Before you have children, you hear a lot of horror stories, mostly from people who raised a kid forty years ago. There's the standard stuff about never sleeping again, eating discarded, unappreciated food, and watching your home and possessions subject to random destruction and vandalism.
But the scariest thing for a music fan (and writer like myself) was the prospect of being inundated with corny kids' songs ad nauseam.
Maybe my priorities were out of order but for a while there, it did seem as though I might lose my mind. Raffi rules and the Wiggles mean well but there’s only so much a man can take before he wants to take a trip to Belize. But then something special happened with my boy.
He turned into a complete sponge who wants to experience and appreciate everything we do. (Our most recent and likely fleeting victory has found him wanting to watch "Fantastic Mr. Fox" every day instead of "Team Umi Zoomi.")
We've almost always sung to our son and one day early in his life, during our regular rotation of "Baby Beluga" and the ABCs, I snuck in Bob Dylan's "The Man in Me." I remember him staring at me, captivated by the flurry of new words housed in this foreign melody. When I finished singing the last "la la las," he said nothing.
And then, quietly, "Again."
Ever since, I’ve fearlessly sung or played my boy almost whatever was on my mind and when something elicits a coveted "Again," he hears it again and again. The following is a list of songs my two-and-a-half-year-old requests the most.
In virtually every case, we've discovered that he knows all of the words and will just randomly begin singing each one when the mood strikes. There are some dark, lusty songs here but everything seems fun and innocent when rendered by a toddler.
1. "Long Black Veil" Performed by the Band
This happens to be a song that my wife and I know all of the words to and she decided to introduce it to him one night before bed. He refers to it as "Ten years ago," because it's the first line. It's very cute. Not so cute though is the song itself, a narrative from beyond the grave by a man who was hung for a murder he didn't commit because his alibi would reveal that he'd been making sweet, sweet love to his best friend's wife that night. "She walks these hills / In a long black veil / She visits my grave / While the night winds wail." Sleep well, sonny boy.
2. "The Man in Me" - Bob Dylan
I had to perform this song somewhere at some point and practiced it relentlessly in front of the boy at nap and bed times and during diaper changes. One day I was absent-mindedly playing it on guitar in the living room and he showed up with his ukulele and sang the whole thing with me as a duet. It made my wife cry. It's resilient too; if my son had a top 40 chart show, "The Man in Me" would never leave the top 5.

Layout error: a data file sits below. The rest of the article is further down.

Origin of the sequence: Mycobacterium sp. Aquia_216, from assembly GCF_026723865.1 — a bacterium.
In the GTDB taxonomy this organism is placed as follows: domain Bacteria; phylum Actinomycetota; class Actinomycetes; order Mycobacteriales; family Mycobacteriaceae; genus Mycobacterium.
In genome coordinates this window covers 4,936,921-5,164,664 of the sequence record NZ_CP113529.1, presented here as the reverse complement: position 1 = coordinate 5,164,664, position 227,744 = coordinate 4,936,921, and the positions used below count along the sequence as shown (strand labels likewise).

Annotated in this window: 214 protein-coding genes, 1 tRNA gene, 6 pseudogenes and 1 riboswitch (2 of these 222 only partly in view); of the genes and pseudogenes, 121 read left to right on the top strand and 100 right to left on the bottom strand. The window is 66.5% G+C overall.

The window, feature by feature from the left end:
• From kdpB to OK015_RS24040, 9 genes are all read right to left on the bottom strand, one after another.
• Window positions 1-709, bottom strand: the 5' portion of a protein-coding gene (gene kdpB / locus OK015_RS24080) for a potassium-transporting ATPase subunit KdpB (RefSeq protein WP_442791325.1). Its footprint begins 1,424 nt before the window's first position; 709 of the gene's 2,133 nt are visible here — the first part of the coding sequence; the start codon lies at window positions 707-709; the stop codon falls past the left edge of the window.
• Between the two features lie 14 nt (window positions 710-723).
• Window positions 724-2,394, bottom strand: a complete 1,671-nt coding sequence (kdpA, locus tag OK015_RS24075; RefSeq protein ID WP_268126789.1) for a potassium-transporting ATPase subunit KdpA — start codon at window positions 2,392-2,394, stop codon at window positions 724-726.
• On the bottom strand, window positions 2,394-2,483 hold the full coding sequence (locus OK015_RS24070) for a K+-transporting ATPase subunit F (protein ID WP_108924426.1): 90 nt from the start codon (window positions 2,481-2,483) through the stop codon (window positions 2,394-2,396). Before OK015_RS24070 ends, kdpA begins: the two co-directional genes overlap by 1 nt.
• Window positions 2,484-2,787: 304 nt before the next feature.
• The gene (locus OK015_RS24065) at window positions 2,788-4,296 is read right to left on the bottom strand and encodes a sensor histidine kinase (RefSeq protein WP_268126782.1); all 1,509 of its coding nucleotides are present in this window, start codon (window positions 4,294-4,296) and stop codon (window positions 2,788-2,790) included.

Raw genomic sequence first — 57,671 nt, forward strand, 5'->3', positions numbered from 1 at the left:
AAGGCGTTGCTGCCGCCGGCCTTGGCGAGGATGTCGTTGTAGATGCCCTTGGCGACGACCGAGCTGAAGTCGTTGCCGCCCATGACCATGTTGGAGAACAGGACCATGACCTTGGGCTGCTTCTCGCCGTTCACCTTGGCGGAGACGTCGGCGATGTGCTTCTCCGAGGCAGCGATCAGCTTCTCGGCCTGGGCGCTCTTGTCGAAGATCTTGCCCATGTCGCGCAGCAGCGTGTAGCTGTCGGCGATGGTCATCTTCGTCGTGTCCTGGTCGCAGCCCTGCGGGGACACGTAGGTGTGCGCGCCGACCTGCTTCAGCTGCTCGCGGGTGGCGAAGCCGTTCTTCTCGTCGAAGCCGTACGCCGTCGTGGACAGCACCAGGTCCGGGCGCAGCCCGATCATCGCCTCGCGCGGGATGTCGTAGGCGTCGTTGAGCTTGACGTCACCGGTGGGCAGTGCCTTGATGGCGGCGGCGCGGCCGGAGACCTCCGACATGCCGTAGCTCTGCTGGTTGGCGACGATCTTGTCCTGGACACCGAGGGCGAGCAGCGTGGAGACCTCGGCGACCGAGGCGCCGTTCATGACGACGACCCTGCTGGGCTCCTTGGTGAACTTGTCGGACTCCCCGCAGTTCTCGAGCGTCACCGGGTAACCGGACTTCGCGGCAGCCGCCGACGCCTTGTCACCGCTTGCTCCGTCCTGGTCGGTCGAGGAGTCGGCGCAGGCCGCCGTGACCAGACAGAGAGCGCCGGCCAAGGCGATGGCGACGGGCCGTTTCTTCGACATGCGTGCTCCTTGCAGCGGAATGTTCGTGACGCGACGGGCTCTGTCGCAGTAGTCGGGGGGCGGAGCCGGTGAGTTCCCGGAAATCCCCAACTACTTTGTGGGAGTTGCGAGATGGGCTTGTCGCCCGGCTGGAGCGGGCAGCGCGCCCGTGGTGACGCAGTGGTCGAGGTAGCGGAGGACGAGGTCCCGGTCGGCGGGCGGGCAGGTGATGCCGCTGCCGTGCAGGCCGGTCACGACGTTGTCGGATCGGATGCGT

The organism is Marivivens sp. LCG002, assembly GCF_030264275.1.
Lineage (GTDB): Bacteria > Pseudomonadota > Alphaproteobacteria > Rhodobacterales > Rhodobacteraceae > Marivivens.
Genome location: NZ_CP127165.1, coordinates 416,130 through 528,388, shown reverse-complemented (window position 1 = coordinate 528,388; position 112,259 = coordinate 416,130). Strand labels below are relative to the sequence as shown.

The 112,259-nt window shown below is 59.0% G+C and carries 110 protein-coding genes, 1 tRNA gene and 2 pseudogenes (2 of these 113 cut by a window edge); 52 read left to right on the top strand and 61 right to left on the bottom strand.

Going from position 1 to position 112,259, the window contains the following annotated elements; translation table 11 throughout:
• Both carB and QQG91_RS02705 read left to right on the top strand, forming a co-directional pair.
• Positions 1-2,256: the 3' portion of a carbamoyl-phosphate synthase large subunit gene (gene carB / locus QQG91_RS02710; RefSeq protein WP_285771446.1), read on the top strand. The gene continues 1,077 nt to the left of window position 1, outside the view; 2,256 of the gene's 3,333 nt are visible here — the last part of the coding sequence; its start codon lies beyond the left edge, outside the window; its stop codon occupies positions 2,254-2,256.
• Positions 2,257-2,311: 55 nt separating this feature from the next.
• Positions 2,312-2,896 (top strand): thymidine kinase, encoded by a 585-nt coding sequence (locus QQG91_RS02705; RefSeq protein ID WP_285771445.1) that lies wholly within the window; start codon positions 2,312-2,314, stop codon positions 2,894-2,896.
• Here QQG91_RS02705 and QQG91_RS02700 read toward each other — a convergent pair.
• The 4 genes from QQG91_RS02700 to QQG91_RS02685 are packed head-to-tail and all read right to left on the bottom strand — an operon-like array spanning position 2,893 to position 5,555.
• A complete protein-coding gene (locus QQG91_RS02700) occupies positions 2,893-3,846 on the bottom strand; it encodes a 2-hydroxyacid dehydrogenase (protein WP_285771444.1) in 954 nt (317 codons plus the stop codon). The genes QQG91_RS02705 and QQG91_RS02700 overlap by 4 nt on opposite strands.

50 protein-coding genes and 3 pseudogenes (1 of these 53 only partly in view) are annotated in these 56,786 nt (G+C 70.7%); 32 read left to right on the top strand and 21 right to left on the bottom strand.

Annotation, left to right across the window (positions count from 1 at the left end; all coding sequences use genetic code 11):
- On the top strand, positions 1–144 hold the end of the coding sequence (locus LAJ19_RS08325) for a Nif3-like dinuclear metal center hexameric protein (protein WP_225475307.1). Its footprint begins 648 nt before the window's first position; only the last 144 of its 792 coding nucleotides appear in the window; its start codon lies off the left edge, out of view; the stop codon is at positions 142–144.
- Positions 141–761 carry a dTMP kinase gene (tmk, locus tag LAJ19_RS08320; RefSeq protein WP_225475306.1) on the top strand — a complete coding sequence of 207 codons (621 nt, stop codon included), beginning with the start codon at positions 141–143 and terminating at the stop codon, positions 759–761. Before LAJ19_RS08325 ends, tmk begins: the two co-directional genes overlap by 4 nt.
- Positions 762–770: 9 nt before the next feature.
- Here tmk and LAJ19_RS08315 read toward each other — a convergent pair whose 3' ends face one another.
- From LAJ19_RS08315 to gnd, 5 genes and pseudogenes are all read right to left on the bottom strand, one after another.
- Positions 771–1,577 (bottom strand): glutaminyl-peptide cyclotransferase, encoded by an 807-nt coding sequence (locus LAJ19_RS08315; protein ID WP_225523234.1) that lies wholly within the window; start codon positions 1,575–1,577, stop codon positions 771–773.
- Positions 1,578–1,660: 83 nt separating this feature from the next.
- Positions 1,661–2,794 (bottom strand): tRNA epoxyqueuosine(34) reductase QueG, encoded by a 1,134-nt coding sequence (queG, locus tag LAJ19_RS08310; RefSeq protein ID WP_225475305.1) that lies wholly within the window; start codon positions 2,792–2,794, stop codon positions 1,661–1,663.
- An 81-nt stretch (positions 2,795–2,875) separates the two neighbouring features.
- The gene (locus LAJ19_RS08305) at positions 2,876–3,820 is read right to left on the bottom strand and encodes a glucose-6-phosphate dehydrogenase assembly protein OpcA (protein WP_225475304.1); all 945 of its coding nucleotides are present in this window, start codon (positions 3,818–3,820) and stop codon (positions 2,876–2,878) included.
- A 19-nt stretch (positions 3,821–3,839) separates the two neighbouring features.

3. "24 Robbers" - Apostle of Hustle ft. The Huskys
The car stereo can be tricky business. At some point, the Paper Bag Records children's comp, "See You on the Moon," seemed destined to be permanently ensconced in our 2005 Matrix. Our son loved Great Lake Swimmers' title track, Junior Boys' "Max," and FemBots' "Under the Bed," but nothing came close to Apostle of Hustle's "24 Robbers." I've heard this song four million times and never tire of it. "Song 5!" my son would yell before we even got in the car. Somehow he knew the tracklisting; my wife must've mentioned it. This went on for many months. Now it's a memory. I kind of miss it. It's a catchy-ass song.
4. "Little Mascara" - The Replacements
<a href="http://instagram.com/p/f0w35eSQnT/" target="_blank">My son's favourite album of 2013 was "Tim"</a> by the Replacements. Around the time I saw the band play their first reunion show in Toronto this past summer, I put the reissued version of this incredible record in the car and it just brought the rocker out of my kid. He's insatiable about it. It makes him scream this hoarse, Paul Westerberg scream and drum on his knees and kick the passenger seat. I have sung or played the following songs every single day since August: "Waitress in the Sky," "Swingin' Party," "Bastards of Young," "Lay it Down Clown," "Left of the Dial," "Little Mascara,' and an outtake version of "Can't Hardly Wait." Requests for these songs can occur at any point in the day. We also have to "play band," where I'm on my drum kit, my wife pretends to play electric guitar, and he's on ukulele and lead vocals and we just belt out "Bastards of Young" in my office. If the songs didn't kick all ass, it'd be way too much but again, great record.
5. "How Can I Love You if You Won't Lie Down" - Silver Jews